The Federal Reserve should be wary about over-committing to an ultra-easy monetary policy that has served the economy well in recent years but could be detrimental eventually, a top Fed official said on Friday.
Some of the further actions that could be undertaken at this juncture would have effects far into the future, in an environment of continual improvement and repair for the U.S. economy, St. Louis Fed President James Bullard said in remarks prepared for delivery at the Credit Suisse Asian Investment Conference in Hong Kong.
Overcommitting to the ultra-easy policy could well have detrimental consequences for the U.S. and, by extension, the global economy.
Bullard said rates may need to rise in late 2013, rather than in the following year as the Fed's policy-setting committee has said. He is not a voting member of the committee this year, but he takes part in the central bank's rate-setting meetings.
The Fed has kept rates near zero since December 2008, and has bought $2.3 trillion in bonds to stimulate growth. At its March meeting, the Fed reiterated its view that lackluster growth will require keeping rates near zero through late 2014.
The Fed's current pause in policy is a good time to take stock of whether it is at a turning point, Bullard said.
Rising oil prices have heightened concerns about both inflation and growth, but Bullard said it would probably take gasoline prices of more than $5 per gallon to cause a significant U.S. economic shock. Consumers already went through a severe oil price spike in 2008, and a re-run of that would probably have more limited impact on buying behavior, he said.
So what I think is, we have to have gas prices at the pump go up to $5 a gallon before we can get the kind of energy shock (that causes a change in) behavior in the U.S., Bullard said. There are a lot of cross-currents in the gas situation, so we'll see what happens.
The average U.S. retail price was $3.84 per gallon in the week to March 16, according to MasterCard's weekly Spending Pulse report.
BRIDGING THE GAP
Bullard, seen as a policy centrist, expects the U.S. economy to grow at about 3 percent this year, hardly high growth but potentially fast enough to keep trimming unemployment, he said. U.S. unemployment stood at 8.3 percent in January.
Meanwhile, inflation in the U.S. has risen despite less-than-stellar economic growth, he said, suggesting that the Fed may not have as much leeway to ease without sparking unwanted price rises as many may think.
The hard-learned lesson of the 1970s was that if the inflation genie is let out of the bottle, it can be extremely difficult to get it back into the bottle, Bullard said.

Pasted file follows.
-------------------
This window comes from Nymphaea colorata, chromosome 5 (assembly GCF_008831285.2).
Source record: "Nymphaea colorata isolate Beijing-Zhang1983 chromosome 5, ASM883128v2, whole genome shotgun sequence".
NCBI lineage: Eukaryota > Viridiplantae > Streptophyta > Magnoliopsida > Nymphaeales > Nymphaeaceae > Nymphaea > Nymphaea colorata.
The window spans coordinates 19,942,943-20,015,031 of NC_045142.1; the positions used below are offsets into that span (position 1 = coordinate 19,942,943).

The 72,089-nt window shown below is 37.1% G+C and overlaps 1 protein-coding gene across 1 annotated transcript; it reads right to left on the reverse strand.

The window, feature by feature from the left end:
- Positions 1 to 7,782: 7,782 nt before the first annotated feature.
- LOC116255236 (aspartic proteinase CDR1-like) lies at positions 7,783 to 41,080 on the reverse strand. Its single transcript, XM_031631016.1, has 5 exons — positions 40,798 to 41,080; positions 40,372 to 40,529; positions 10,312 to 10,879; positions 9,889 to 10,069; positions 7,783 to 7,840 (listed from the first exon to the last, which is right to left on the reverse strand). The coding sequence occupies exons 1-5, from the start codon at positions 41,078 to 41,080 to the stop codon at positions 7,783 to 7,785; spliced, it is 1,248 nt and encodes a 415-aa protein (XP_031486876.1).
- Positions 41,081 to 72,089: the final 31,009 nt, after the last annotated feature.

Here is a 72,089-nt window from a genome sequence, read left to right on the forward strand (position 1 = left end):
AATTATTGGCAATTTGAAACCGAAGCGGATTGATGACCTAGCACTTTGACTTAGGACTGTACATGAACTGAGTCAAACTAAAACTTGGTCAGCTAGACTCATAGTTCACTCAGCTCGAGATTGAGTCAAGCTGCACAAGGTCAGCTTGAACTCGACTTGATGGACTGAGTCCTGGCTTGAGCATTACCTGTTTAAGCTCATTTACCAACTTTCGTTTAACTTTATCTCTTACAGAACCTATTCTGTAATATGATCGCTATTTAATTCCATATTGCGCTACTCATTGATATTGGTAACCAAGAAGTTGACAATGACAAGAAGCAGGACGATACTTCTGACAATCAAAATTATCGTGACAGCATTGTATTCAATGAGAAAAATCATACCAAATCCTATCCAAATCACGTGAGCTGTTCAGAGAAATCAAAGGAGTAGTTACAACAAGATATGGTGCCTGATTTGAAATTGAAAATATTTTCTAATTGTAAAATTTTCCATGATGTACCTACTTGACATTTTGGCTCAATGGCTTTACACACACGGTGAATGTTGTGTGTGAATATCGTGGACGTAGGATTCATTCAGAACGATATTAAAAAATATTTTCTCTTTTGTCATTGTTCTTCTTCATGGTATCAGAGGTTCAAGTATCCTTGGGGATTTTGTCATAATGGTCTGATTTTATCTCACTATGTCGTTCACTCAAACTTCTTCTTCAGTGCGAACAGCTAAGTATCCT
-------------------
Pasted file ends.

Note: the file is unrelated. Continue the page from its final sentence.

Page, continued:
Analysts who calculate the United States is operating well below its potential output -- and therefore that the economy has plenty of room to run before inflation kicks in -- may not be taking the bursting of the housing bubble into account, he said.
Filtering out the effects of the bubble, he said, suggests that the U.S. output gap today is much smaller than commonly believed.
Advocates of policy easing point to forecasts within the Fed that inflation will fall below the central bank's 2 percent goal in coming years, giving headroom for pushing borrowing costs lower to boost jobs.
More stimulus is needed, say policy doves such as Chicago Fed Bank President Charles Evans, because the economy is not growing at a fast enough clip on its own to reduce uncomfortably high unemployment.
Not so, Bullard countered in Hong Kong on Friday.
The relationship between unemployment and GDP growth is clear during downturns, but muddled during expansions, he said.
This might suggest that the nation does not need rapid growth to see a reduction in unemployment — it only needs to see some positive growth, he said.
Fed Chairman Ben Bernanke and other policymakers have held the door open for the possibility of further Fed easing.
But analysts now see a third round of bond purchases, or quantitative easing, as less likely given recent improvement in the economic backdrop, especially in the job market. Bullard himself said he saw no need for further bond buying unless the economy and the inflation outlook deteriorate significantly.
Traders are betting the Fed will begin to raise rates by July 2013, more than a year earlier than it currently projects.
(Writing by Ann Saphir and Emily Kaiser; Editing by Edmund Klamann and Richard Borsuk)